Background: Despite the unquestionable importance of clinically oriented research designed to test the safety and efficacy of new therapies in patients with malignant disease, there is limited information regarding strategies to evaluate the quality of such efforts at academic institutions. Methods: To address this issue, a committee of senior faculty at the University of Texas M.D. Anderson Cancer Center established specific criteria by which investigators from all departments engaged in clinical research could be formally evaluated. Scoring criteria were established and revised based on the results of a pilot study. Beginning in January 2004, the committee evaluated all faculty involved in clinical research within 35 departments. Scores for individual faculty members were assigned on a scale of 1 (outstanding) to 5; a score of 3 was set as the standard for the institution. Each department also received a score. The results of the evaluation were shared with departmental chairs and the Chief Academic Officer. Results: 392 faculty were evaluated. The median score was 3. Full professors more frequently received a score of 1, but all faculty ranks received scores of 4 and 5. As a group, tenure/tenure track faculty achieved superior scores compared to nontenure track faculty. Conclusions: Based on our experience, we believe it is possible to conduct a rigorous consensus-based evaluation of the quality of clinical cancer research being conducted at an academic medical center. It is reasonable to suggest such evaluations can be used as a management tool and may lead to higher-quality clinical research.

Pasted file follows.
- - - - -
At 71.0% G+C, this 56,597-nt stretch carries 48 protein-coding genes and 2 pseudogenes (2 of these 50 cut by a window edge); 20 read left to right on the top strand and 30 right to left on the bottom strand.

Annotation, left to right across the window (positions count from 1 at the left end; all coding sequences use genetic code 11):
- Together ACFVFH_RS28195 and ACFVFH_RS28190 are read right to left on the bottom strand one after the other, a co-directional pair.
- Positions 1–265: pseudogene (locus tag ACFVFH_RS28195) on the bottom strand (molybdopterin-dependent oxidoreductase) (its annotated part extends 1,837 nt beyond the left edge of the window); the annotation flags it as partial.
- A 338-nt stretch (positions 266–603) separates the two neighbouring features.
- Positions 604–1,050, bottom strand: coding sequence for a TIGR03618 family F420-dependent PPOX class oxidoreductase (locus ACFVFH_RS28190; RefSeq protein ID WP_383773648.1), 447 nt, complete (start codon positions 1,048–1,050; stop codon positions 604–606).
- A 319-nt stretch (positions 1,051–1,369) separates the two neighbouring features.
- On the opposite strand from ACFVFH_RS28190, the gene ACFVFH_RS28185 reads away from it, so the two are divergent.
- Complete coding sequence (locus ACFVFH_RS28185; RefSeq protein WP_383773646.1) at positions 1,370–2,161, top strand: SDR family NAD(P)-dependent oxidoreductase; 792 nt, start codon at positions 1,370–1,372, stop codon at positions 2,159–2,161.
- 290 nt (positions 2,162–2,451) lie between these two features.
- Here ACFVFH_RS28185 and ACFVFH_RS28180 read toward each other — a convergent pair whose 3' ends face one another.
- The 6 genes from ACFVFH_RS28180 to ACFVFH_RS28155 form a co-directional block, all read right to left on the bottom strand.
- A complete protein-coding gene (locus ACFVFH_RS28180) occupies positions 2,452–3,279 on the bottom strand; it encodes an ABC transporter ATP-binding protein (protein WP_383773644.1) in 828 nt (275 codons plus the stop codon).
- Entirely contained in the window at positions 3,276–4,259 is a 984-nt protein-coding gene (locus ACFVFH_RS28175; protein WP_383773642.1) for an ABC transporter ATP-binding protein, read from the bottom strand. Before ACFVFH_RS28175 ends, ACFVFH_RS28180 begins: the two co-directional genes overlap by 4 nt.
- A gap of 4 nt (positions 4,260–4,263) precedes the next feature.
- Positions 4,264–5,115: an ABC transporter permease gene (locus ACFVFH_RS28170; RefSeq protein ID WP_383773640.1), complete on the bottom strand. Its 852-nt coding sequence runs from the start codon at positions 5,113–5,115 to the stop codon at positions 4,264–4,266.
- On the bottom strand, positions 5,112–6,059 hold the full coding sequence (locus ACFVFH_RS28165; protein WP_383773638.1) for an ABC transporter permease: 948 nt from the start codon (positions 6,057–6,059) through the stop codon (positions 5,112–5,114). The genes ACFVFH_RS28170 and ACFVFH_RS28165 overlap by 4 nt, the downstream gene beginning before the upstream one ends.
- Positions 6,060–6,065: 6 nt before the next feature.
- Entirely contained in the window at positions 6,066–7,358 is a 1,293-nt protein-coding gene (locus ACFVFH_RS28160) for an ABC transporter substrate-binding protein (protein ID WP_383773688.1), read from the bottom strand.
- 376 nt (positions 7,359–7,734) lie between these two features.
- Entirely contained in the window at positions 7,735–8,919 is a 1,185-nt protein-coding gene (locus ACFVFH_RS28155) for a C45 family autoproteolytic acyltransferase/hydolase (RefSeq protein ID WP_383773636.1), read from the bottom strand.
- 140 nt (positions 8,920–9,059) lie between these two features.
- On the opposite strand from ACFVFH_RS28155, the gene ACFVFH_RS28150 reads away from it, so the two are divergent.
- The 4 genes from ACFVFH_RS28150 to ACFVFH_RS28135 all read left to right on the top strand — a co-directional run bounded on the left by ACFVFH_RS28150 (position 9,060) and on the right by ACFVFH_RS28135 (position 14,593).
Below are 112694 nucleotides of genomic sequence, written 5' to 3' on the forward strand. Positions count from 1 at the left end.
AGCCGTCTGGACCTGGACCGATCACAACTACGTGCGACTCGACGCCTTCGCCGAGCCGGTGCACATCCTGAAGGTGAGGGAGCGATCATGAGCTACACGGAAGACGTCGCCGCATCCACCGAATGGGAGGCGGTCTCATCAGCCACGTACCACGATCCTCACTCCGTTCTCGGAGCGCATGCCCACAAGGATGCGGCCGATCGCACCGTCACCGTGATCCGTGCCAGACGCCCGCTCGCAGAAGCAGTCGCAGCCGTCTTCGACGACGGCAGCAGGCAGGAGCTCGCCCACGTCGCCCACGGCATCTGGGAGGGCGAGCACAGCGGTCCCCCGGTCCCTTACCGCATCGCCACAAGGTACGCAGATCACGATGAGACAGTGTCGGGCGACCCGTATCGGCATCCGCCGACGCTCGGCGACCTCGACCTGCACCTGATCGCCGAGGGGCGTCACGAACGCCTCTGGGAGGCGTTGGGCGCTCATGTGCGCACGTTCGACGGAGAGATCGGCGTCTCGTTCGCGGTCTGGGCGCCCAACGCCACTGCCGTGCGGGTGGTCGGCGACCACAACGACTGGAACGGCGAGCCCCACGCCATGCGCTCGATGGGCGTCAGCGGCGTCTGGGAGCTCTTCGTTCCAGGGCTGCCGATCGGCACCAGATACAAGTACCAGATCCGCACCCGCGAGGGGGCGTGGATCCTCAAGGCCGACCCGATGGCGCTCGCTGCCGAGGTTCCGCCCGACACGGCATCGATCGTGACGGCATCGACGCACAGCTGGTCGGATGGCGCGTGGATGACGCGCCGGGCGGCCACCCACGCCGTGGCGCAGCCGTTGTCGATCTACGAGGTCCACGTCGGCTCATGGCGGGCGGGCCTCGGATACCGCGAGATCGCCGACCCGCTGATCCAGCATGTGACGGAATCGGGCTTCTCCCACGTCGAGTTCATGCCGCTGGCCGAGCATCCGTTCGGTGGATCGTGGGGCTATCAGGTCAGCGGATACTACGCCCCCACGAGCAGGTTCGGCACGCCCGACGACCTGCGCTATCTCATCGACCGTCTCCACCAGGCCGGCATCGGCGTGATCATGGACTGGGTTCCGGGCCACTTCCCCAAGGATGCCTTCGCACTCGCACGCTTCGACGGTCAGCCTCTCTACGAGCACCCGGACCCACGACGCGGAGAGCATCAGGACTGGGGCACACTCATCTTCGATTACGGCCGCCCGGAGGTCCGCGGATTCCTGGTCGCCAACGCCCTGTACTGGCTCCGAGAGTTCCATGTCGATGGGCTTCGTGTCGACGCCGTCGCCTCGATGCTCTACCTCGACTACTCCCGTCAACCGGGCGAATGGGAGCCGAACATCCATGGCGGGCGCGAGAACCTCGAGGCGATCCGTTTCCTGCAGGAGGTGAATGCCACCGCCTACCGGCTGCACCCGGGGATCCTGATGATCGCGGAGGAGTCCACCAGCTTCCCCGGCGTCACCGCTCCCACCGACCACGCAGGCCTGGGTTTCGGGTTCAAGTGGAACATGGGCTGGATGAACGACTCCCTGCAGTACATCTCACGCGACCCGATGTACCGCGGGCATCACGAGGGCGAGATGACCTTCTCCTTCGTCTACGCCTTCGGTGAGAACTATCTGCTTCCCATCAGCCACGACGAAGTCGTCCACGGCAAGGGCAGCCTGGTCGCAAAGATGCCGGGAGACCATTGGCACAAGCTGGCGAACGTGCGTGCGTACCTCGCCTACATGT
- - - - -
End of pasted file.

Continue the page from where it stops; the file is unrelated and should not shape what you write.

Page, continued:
The relevance of clinical investigation as an essential component in the advancement of the health of a population is well established. Much has been written regarding the relative value of different levels of evidence, from the major importance of the prospective phase III randomized trial and meta-analysis of multiple trials to the limited utility of individual case reports or retrospective institutional reviews [1, 2].
However, such efforts have focused on the final products of clinical research rather than on the process used to conduct the research. Unfortunately, recent publications have documented the extent of failure to publish research that had been presented at national meetings , including results from phase III prospective clinical trials in cancer . Such publications suggest the need to evaluate the entire process of clinical research, with the goal of improving the quality of that process, ultimately for the benefit of patients by finding safe and effective new treatments and eliminating ineffective therapies.